81% of Irish adults ‘speed eat’ main meal in under 20 minutes
According to the new Rennie 'Gut Feeling' survey, 81% of Irish adults speed eat main meals in under 20 minutes
21 October 2013
Gut Feelings, a new national survey, carried out by iReach on behalf of Rennie in September 2013, has found that with the popularity of fast food on the increase and the demise of eating meals around a table, the average Irish person eats their main meal of the day in less than 20 minutes. It is also claimed by the report that one in four people in Ireland spends less than 10 minutes eating their dinner.
The study found that more women than men (77% and 67% respectively) are likely to "speed feed" despite the fact that they are more likely to be aware of the negative effects. It is believed the fact that so many Irish women are juggling family needs, running the home and work, is a crucial factor in their quick consumption of food. It was also found that young people are the worst offenders of speed eating with 81% of young people spending less than 20 minutes to eat dinner.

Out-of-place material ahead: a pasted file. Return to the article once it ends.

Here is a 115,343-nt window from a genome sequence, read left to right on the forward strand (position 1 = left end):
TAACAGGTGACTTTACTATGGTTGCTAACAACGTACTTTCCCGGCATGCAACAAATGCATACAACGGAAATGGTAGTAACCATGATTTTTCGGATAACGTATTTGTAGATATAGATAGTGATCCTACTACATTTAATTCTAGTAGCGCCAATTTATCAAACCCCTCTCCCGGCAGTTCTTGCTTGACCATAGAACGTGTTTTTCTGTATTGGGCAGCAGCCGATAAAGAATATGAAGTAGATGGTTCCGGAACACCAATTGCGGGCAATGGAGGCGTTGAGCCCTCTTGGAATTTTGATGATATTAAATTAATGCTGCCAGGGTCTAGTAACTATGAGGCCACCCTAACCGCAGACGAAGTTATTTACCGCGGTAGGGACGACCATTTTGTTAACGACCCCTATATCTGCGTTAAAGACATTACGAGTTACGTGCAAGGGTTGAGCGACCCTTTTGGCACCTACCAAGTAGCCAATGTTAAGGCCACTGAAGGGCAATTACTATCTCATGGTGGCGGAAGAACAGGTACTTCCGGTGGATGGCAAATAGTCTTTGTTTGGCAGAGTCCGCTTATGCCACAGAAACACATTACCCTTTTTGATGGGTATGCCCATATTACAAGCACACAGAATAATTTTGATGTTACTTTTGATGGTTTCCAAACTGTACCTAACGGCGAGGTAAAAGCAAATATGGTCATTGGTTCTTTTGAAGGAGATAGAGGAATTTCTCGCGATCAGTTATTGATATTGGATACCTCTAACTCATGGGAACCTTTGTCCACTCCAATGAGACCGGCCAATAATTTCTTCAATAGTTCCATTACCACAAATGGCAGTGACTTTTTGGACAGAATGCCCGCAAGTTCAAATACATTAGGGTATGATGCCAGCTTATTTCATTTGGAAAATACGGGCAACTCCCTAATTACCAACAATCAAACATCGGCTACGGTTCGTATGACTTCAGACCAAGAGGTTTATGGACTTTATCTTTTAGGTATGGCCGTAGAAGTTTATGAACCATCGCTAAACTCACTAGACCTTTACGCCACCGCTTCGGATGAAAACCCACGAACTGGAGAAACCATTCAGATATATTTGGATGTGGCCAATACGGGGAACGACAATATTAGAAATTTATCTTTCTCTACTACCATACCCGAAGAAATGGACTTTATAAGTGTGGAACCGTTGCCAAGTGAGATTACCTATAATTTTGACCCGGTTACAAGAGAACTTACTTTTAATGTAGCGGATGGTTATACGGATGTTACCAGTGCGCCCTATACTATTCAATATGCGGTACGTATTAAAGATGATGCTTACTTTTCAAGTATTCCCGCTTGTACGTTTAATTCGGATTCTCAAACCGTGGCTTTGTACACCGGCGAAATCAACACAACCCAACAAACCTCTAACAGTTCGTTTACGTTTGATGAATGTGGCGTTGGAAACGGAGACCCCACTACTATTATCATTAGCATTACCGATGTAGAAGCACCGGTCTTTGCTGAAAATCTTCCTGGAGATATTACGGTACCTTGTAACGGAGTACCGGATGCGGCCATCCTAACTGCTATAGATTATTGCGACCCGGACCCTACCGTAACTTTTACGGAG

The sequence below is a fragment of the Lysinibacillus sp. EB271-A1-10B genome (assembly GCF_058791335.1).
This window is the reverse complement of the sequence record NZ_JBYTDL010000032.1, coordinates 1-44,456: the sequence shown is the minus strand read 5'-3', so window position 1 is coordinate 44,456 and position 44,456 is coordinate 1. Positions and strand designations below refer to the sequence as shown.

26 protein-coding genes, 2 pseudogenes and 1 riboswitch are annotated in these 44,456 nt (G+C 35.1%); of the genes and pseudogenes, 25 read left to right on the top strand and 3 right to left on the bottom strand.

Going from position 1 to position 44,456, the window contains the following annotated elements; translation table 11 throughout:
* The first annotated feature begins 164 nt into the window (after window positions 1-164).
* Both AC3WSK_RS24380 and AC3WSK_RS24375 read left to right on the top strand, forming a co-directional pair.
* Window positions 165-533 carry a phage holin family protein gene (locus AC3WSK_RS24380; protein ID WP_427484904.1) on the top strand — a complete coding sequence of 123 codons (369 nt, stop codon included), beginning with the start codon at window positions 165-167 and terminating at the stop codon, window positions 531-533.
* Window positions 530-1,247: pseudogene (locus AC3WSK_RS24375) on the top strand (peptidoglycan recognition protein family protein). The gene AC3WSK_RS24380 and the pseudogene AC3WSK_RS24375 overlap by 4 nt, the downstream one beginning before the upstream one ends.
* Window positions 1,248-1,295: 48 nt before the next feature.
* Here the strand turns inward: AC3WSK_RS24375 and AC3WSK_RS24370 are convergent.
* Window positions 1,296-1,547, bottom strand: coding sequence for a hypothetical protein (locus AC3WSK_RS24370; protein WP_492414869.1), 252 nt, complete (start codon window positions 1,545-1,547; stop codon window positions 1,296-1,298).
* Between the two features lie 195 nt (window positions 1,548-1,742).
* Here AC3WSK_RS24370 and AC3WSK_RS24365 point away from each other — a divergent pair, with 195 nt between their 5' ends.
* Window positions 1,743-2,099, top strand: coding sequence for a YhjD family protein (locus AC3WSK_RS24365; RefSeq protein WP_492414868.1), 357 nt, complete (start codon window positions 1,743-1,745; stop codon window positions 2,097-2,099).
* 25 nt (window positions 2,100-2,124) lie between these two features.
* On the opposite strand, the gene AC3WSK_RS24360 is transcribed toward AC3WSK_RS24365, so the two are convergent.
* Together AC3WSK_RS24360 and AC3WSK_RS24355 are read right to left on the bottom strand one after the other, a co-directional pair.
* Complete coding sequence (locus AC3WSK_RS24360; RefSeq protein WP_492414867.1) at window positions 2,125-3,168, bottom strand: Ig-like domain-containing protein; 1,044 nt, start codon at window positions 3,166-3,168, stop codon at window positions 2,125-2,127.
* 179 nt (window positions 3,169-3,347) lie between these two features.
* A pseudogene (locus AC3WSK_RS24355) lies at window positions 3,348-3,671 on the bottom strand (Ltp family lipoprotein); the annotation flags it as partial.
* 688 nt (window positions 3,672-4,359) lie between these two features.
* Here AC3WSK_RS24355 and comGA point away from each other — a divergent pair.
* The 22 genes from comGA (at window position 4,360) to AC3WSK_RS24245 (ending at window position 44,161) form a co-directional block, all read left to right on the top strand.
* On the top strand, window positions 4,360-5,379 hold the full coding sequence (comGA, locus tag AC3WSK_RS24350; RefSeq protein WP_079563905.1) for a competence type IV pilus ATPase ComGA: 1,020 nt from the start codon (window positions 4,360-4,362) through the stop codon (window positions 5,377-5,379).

Eating too much or too quickly, stress and irregular eating patterns can all cause indigestion and heartburn. Recent research carried out by Rennie showed that the majority of adults (86 per cent) have suffered some stomach related ailment in the past 12 months.
"Most Irish people are rushing through their meals in a matter of minutes to ‘get on with other things’ such as chores, work, looking after children or commuting which means they aren’t giving themselves the time to chew and digest their food. This common pattern results in an increase of people suffering with digestive issues such as indigestion and heartburn" explained Jennifer Walsh, brand manager, Rennie.
Speaking about Rennie’s ‘Gut Feelings’ research, Allison Keating, behavioural psychologist said: "Work, anxiety and stress combined with a hectic hurried pace of life are all having a detrimental impact upon people’s stomachs. The recession has taken its toll on everyone – men, women and adolescents, both emotionally and physically."
Keating suggests that eating together, eating slower, not skipping breakfast, avoiding ‘deskfast’ and making meal times more enjoyable can reduce stress while eating.